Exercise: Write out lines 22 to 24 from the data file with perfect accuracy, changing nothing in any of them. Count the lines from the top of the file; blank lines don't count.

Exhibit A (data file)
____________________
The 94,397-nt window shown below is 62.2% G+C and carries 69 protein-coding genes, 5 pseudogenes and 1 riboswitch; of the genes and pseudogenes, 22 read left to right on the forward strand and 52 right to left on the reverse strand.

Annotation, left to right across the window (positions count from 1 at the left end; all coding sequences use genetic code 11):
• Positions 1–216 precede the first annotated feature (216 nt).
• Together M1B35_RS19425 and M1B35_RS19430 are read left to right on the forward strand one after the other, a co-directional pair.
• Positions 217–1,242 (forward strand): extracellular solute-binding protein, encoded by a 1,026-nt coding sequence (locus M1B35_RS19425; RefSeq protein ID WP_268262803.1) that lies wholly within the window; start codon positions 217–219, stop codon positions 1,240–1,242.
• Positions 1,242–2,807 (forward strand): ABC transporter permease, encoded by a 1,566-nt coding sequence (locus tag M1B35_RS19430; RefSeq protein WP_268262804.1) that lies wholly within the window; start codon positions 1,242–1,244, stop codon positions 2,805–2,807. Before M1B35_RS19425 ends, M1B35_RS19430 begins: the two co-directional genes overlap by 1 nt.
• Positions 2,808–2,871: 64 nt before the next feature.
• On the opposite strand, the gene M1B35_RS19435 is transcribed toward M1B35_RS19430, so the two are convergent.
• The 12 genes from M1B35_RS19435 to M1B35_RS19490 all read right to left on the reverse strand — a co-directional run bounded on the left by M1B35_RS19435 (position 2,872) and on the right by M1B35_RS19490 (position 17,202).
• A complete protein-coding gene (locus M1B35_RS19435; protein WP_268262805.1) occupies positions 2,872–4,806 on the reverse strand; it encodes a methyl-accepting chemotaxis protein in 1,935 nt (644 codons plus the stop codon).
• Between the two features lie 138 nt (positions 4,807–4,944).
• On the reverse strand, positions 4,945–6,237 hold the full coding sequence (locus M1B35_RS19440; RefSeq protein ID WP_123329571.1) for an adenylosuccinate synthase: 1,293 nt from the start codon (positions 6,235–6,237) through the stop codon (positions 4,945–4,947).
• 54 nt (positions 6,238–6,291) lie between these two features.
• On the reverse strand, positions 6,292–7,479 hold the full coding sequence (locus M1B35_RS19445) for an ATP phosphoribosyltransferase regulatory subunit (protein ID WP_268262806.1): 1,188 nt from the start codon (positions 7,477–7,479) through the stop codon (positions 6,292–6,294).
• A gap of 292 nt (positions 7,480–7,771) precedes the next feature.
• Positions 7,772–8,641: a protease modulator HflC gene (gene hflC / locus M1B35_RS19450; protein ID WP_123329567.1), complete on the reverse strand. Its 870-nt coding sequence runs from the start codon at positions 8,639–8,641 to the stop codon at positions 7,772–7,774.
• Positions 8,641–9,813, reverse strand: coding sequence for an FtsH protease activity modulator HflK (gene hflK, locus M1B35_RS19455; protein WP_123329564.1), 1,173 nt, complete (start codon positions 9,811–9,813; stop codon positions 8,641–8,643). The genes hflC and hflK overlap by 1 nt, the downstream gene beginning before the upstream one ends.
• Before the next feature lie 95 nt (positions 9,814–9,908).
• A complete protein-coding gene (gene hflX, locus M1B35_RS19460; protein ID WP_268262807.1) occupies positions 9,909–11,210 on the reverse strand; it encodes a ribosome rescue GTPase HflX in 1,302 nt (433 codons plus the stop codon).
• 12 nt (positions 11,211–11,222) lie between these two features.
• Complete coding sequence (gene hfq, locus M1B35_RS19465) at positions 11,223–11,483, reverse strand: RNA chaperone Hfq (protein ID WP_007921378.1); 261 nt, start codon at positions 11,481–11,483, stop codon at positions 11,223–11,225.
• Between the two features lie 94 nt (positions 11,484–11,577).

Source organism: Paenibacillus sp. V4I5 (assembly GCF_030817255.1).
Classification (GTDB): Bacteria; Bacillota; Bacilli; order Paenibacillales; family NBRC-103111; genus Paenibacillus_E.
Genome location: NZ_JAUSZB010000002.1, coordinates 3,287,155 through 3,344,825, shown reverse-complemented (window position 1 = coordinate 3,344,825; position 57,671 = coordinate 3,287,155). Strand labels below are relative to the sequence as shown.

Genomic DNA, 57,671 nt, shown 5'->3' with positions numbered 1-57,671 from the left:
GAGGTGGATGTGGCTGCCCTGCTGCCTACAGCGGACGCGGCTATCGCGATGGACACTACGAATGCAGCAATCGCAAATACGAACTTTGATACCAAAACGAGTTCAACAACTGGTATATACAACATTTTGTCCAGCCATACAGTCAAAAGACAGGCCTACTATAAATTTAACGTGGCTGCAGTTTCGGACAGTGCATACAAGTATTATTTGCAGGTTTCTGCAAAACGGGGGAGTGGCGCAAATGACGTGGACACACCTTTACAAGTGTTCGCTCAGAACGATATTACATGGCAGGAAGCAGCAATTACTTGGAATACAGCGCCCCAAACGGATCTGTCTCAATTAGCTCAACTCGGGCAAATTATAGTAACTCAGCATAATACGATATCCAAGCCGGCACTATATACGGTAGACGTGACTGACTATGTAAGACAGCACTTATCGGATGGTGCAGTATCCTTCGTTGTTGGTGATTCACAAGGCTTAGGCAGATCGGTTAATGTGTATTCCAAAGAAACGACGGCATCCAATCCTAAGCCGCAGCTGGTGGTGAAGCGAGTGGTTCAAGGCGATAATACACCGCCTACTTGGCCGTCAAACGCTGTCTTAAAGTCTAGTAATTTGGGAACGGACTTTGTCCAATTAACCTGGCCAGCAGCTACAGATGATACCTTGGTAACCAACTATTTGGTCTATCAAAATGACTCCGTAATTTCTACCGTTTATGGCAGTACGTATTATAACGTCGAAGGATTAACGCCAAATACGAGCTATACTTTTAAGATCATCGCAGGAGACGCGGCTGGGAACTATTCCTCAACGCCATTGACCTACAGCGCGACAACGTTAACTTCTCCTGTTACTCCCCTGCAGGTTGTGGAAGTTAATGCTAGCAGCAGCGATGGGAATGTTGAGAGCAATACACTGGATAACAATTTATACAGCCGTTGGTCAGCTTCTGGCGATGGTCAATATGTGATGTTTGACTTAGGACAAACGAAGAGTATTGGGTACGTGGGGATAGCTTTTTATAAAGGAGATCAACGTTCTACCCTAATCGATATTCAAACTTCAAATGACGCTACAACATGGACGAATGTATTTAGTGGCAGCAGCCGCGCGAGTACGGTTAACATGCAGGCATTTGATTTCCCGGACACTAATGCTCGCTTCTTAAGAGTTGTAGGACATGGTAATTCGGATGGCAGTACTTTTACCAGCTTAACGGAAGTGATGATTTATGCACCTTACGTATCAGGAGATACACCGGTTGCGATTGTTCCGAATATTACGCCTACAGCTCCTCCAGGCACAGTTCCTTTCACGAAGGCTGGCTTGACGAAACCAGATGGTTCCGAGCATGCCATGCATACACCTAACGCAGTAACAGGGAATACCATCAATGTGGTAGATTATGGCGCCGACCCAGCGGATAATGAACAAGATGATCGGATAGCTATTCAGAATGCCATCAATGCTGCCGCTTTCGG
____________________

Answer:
• Between the two features lie 94 nt (positions 11,484–11,577).

Source organism: Paenibacillus sp. V4I5 (assembly GCF_030817255.1).
Classification (GTDB): Bacteria; Bacillota; Bacilli; order Paenibacillales; family NBRC-103111; genus Paenibacillus_E.